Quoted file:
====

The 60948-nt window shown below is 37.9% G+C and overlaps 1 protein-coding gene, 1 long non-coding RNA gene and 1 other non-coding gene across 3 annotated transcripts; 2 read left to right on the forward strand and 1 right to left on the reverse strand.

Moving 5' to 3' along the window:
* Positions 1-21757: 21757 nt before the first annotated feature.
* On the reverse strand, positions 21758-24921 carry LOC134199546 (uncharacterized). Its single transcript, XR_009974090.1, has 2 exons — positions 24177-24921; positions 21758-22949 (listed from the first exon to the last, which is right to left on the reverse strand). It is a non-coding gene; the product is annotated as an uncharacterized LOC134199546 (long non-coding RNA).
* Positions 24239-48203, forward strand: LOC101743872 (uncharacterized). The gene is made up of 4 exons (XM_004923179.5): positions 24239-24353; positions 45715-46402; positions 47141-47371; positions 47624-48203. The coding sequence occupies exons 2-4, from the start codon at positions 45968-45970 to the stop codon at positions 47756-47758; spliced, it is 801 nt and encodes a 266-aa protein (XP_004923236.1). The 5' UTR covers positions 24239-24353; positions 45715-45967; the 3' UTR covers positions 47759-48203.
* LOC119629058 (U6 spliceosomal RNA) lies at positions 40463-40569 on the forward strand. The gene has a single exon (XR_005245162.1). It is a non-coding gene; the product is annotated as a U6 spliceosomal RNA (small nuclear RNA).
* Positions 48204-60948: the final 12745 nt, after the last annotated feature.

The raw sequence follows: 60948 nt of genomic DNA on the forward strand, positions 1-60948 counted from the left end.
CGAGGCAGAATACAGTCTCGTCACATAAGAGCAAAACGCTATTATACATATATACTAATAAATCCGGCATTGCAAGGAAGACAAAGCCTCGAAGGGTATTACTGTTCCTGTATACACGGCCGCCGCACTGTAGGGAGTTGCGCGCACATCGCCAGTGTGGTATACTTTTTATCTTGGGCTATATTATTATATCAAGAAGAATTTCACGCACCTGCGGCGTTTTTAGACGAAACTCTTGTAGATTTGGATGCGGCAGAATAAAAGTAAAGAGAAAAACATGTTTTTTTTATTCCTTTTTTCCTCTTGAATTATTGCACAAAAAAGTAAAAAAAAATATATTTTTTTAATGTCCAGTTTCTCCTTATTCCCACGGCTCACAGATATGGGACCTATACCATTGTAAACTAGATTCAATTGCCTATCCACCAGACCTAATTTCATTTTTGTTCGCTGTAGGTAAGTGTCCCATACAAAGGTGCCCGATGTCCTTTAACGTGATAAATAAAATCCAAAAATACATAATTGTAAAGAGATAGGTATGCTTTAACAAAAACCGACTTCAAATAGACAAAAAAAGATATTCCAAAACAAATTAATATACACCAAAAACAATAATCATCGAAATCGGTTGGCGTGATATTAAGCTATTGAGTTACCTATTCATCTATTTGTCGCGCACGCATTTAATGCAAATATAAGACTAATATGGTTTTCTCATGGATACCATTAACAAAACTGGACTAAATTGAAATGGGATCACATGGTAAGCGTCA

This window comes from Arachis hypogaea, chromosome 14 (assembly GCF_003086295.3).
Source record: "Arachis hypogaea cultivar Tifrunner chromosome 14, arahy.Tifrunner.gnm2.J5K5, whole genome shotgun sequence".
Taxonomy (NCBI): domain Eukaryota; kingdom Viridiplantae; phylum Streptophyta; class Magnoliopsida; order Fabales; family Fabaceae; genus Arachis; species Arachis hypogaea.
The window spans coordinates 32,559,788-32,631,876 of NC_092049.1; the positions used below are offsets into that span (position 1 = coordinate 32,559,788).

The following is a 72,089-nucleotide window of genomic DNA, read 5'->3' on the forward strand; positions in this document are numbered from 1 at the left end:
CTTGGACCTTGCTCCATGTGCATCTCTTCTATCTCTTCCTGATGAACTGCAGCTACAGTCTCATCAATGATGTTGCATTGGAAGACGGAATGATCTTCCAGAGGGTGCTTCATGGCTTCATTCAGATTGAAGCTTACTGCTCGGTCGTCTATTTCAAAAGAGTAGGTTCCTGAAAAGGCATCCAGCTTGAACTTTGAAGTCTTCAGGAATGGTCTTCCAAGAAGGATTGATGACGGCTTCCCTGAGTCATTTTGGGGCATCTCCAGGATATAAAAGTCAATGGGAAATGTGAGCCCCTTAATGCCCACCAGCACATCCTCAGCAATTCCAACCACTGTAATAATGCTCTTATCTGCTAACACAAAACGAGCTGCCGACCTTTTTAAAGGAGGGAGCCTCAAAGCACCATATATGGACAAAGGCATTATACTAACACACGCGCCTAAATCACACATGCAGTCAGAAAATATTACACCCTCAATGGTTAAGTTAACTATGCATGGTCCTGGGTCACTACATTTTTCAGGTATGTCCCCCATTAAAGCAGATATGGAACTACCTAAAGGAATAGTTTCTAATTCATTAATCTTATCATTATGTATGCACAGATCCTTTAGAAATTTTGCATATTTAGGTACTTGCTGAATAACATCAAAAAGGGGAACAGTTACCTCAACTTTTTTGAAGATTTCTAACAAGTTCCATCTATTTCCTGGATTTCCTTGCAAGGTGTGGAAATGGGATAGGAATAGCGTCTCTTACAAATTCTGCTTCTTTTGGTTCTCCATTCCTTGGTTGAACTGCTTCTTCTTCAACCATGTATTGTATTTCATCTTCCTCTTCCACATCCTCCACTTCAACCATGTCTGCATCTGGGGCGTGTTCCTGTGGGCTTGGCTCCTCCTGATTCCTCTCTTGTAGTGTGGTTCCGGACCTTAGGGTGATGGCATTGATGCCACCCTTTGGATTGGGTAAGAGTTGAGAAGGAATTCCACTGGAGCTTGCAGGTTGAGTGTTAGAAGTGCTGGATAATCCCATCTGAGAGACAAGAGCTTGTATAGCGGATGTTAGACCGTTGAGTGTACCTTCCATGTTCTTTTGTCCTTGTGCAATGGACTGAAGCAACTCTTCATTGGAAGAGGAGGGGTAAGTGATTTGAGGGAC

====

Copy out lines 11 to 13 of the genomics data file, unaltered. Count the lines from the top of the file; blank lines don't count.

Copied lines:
Source record: "Arachis hypogaea cultivar Tifrunner chromosome 14, arahy.Tifrunner.gnm2.J5K5, whole genome shotgun sequence".
Taxonomy (NCBI): domain Eukaryota; kingdom Viridiplantae; phylum Streptophyta; class Magnoliopsida; order Fabales; family Fabaceae; genus Arachis; species Arachis hypogaea.
The window spans coordinates 32,559,788-32,631,876 of NC_092049.1; the positions used below are offsets into that span (position 1 = coordinate 32,559,788).